Over the years, an increasing number of published studies have warned the public about the potential health risks of being exposed to phthalates. But what exactly are they?

Phthalates are a group of chemicals used to soften plastics, making them more flexible and harder to break. People are exposed to them in varying degrees in the form of household cleaners, make-up, adhesives, plastics, fragrances, detergents, vinyl flooring and other everyday objects.

After the Centers for Disease Control and Prevention (CDC) expressed concern over their potential health risks, the class of chemicals was included by politicians Barbara Boxer and Henry Waxman in their Consumer Product Safety bill. After being passed in 2008, the use of some phthalates in certain products was banned. One study published in 2016 revealed how fast food consumers were exposed to higher levels of phthalates compared to people who rarely ate them.

The same group of researchers explored the link further, broadening the scope to dining out rather than exclusively looking at fast food consumption. They publishing their findings in the journal Environment International on Wednesday.

The new study analyzed data on 10,253 participants collected by the National Health and Nutrition Examination Survey (NHANES) between 2005 and 2014. Participants were asked to recall what they ate and where their food came from in the previous 24 hours. Researchers also used measured levels of phthalate break-down products found in each participant's urine sample.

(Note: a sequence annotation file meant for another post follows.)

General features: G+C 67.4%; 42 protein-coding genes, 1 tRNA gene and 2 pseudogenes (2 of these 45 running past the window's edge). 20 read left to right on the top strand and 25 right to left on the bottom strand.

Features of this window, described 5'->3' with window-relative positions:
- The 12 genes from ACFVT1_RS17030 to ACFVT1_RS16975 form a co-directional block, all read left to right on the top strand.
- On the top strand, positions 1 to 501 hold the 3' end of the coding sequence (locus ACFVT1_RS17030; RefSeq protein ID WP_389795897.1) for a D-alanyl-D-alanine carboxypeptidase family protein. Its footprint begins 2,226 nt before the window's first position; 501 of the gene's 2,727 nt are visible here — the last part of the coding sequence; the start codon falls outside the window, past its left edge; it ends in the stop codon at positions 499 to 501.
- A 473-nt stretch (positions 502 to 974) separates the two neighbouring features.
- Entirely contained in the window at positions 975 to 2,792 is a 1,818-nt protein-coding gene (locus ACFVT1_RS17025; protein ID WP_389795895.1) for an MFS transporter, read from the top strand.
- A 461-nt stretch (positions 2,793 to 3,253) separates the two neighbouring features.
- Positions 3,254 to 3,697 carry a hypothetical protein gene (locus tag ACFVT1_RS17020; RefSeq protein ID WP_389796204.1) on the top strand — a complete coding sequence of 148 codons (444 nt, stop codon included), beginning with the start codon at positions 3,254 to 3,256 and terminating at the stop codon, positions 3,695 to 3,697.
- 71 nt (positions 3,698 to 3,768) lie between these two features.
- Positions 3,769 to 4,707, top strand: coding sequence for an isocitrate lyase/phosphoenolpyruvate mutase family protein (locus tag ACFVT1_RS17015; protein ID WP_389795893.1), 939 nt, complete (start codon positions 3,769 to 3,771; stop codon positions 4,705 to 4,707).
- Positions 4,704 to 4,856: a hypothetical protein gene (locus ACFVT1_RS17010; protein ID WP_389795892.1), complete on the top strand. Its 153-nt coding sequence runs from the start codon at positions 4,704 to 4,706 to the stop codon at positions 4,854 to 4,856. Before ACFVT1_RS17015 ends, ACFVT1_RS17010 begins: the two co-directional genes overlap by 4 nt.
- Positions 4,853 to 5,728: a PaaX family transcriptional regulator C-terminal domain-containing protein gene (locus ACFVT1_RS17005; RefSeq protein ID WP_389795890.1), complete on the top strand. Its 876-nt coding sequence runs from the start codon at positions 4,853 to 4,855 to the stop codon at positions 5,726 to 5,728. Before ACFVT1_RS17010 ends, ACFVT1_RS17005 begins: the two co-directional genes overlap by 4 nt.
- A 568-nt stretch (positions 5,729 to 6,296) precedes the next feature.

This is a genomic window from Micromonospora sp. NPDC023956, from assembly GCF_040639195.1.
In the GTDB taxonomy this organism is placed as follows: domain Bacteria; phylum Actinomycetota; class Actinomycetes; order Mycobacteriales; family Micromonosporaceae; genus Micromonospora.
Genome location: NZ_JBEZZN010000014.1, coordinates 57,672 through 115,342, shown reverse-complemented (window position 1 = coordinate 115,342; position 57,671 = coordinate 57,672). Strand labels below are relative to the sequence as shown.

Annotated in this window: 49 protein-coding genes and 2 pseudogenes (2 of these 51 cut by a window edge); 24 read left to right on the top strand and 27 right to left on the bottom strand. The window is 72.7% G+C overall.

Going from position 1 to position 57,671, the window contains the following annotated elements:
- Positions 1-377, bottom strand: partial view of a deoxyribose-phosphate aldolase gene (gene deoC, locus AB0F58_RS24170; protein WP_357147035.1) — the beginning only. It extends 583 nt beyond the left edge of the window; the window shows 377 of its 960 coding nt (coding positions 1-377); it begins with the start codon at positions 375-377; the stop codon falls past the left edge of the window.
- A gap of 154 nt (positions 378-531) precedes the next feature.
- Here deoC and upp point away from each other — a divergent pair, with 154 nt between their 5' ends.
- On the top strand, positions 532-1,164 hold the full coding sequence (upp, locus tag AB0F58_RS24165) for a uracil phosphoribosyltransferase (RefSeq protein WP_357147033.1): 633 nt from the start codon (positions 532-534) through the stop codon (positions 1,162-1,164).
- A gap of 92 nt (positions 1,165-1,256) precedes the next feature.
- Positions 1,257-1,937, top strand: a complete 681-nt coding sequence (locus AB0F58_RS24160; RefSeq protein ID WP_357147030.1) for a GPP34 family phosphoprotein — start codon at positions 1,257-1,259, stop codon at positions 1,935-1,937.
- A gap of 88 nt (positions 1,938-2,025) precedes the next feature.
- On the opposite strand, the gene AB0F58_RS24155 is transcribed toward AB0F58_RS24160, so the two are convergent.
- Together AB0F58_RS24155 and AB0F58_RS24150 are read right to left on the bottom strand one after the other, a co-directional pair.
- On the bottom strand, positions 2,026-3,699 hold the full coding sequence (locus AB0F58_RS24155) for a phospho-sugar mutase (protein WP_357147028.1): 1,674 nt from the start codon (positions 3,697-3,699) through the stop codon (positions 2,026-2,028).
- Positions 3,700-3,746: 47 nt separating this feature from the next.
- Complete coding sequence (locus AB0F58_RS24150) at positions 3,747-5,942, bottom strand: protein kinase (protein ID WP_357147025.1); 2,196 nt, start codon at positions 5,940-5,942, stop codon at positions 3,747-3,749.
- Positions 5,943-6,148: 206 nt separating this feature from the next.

According to the results, 61 percent of the participants had reported dining out the previous day. Levels of phthalates in their bodies were observed as being 35 percent higher than those who chose to eat at home.

"Our findings suggest that dining out may be an important and previously under-recognized source of exposure to phthalates for the U.S. population," explains Dr. Ami Zota, senior author and assistant professor of environmental and occupational health at George Washington University. Food that was prepared at home is "less likely to contain high levels of phthalates, chemicals linked to fertility problems, pregnancy complications and other health issues," she added.

Food items such as burgers and sandwiches were linked to higher phthalate levels but only if they were purchased at a fast-food outlet, restaurant or cafe. It has been suggested that the phthalates used in packaging, gloves, take-out boxes and processing materials can contaminate the food they carry. 

While research is still on-going to determine the exact impact of phthalates on our health, many studies and cases have linked them to pregnancy complications, hormonal imbalances, childhood obesity, diabetes, fertility problems, and the increased risk of breast cancer and endometriosis. The study noted that pregnant women and adolescents were most vulnerable to the toxic effects of the chemicals.

Researchers advise eating in as often as possible to reduce these risks. 

"Preparing food at home may represent a win-win for consumers. Home cooked meals can be a good way to reduce sugar, unhealthy fats and salt. And this study suggests it may not have as many harmful phthalates as a restaurant meal," Dr. Zota said.